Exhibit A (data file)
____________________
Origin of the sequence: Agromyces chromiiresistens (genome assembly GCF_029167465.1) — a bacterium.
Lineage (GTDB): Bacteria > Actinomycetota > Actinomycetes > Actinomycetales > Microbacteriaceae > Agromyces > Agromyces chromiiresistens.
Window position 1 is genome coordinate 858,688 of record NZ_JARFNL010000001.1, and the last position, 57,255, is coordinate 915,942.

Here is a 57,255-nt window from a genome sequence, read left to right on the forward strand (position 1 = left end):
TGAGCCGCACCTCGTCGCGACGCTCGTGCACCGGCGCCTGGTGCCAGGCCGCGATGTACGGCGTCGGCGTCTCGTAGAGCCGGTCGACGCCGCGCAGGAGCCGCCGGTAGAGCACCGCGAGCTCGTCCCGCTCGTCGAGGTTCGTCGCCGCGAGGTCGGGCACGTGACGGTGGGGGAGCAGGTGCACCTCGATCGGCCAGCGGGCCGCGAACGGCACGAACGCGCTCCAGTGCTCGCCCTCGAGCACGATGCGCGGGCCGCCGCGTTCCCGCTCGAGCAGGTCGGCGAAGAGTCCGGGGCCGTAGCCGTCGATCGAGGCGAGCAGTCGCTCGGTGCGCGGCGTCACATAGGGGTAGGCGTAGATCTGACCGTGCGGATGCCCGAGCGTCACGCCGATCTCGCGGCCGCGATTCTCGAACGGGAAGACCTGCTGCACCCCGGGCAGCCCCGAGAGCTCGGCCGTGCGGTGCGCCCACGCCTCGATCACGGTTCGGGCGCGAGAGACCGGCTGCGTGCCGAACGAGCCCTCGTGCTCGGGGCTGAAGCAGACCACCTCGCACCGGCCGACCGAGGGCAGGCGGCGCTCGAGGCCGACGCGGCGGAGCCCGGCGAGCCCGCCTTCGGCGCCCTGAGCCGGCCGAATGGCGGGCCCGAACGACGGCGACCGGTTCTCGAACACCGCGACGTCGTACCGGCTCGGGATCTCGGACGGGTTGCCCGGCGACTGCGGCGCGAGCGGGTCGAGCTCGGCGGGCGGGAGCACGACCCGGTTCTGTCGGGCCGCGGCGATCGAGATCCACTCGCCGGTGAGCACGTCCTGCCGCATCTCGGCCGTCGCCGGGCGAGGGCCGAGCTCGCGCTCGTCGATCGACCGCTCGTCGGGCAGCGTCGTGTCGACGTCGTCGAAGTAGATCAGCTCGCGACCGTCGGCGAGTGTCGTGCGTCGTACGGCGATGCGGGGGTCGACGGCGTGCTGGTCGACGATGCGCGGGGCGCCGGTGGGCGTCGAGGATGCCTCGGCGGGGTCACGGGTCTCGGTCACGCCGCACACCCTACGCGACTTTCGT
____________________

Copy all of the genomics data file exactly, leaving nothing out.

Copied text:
Origin of the sequence: Agromyces chromiiresistens (genome assembly GCF_029167465.1) — a bacterium.
Lineage (GTDB): Bacteria > Actinomycetota > Actinomycetes > Actinomycetales > Microbacteriaceae > Agromyces > Agromyces chromiiresistens.
Window position 1 is genome coordinate 858,688 of record NZ_JARFNL010000001.1, and the last position, 57,255, is coordinate 915,942.

Here is a 57,255-nt window from a genome sequence, read left to right on the forward strand (position 1 = left end):
TGAGCCGCACCTCGTCGCGACGCTCGTGCACCGGCGCCTGGTGCCAGGCCGCGATGTACGGCGTCGGCGTCTCGTAGAGCCGGTCGACGCCGCGCAGGAGCCGCCGGTAGAGCACCGCGAGCTCGTCCCGCTCGTCGAGGTTCGTCGCCGCGAGGTCGGGCACGTGACGGTGGGGGAGCAGGTGCACCTCGATCGGCCAGCGGGCCGCGAACGGCACGAACGCGCTCCAGTGCTCGCCCTCGAGCACGATGCGCGGGCCGCCGCGTTCCCGCTCGAGCAGGTCGGCGAAGAGTCCGGGGCCGTAGCCGTCGATCGAGGCGAGCAGTCGCTCGGTGCGCGGCGTCACATAGGGGTAGGCGTAGATCTGACCGTGCGGATGCCCGAGCGTCACGCCGATCTCGCGGCCGCGATTCTCGAACGGGAAGACCTGCTGCACCCCGGGCAGCCCCGAGAGCTCGGCCGTGCGGTGCGCCCACGCCTCGATCACGGTTCGGGCGCGAGAGACCGGCTGCGTGCCGAACGAGCCCTCGTGCTCGGGGCTGAAGCAGACCACCTCGCACCGGCCGACCGAGGGCAGGCGGCGCTCGAGGCCGACGCGGCGGAGCCCGGCGAGCCCGCCTTCGGCGCCCTGAGCCGGCCGAATGGCGGGCCCGAACGACGGCGACCGGTTCTCGAACACCGCGACGTCGTACCGGCTCGGGATCTCGGACGGGTTGCCCGGCGACTGCGGCGCGAGCGGGTCGAGCTCGGCGGGCGGGAGCACGACCCGGTTCTGTCGGGCCGCGGCGATCGAGATCCACTCGCCGGTGAGCACGTCCTGCCGCATCTCGGCCGTCGCCGGGCGAGGGCCGAGCTCGCGCTCGTCGATCGACCGCTCGTCGGGCAGCGTCGTGTCGACGTCGTCGAAGTAGATCAGCTCGCGACCGTCGGCGAGTGTCGTGCGTCGTACGGCGATGCGGGGGTCGACGGCGTGCTGGTCGACGATGCGCGGGGCGCCGGTGGGCGTCGAGGATGCCTCGGCGGGGTCACGGGTCTCGGTCACGCCGCACACCCTACGCGACTTTCGT